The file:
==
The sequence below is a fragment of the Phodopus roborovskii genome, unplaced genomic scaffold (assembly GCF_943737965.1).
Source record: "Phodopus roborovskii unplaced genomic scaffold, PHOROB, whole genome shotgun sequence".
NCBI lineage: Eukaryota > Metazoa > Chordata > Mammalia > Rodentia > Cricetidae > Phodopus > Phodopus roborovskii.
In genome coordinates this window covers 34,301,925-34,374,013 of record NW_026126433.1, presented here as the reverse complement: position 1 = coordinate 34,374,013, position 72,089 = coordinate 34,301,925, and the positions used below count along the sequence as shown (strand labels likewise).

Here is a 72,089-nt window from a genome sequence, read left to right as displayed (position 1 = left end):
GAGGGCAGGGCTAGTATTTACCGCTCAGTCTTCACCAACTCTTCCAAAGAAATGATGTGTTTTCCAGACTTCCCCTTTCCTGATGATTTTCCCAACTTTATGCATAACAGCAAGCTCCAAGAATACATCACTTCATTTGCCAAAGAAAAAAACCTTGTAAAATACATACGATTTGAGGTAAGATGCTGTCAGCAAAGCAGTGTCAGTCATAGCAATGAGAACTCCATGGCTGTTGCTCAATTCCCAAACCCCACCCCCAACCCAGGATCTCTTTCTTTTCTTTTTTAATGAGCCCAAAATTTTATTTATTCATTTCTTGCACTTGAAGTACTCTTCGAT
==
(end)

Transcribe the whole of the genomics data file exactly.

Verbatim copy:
The sequence below is a fragment of the Phodopus roborovskii genome, unplaced genomic scaffold (assembly GCF_943737965.1).
Source record: "Phodopus roborovskii unplaced genomic scaffold, PHOROB, whole genome shotgun sequence".
NCBI lineage: Eukaryota > Metazoa > Chordata > Mammalia > Rodentia > Cricetidae > Phodopus > Phodopus roborovskii.
In genome coordinates this window covers 34,301,925-34,374,013 of record NW_026126433.1, presented here as the reverse complement: position 1 = coordinate 34,374,013, position 72,089 = coordinate 34,301,925, and the positions used below count along the sequence as shown (strand labels likewise).

Here is a 72,089-nt window from a genome sequence, read left to right as displayed (position 1 = left end):
GAGGGCAGGGCTAGTATTTACCGCTCAGTCTTCACCAACTCTTCCAAAGAAATGATGTGTTTTCCAGACTTCCCCTTTCCTGATGATTTTCCCAACTTTATGCATAACAGCAAGCTCCAAGAATACATCACTTCATTTGCCAAAGAAAAAAACCTTGTAAAATACATACGATTTGAGGTAAGATGCTGTCAGCAAAGCAGTGTCAGTCATAGCAATGAGAACTCCATGGCTGTTGCTCAATTCCCAAACCCCACCCCCAACCCAGGATCTCTTTCTTTTCTTTTTTAATGAGCCCAAAATTTTATTTATTCATTTCTTGCACTTGAAGTACTCTTCGAT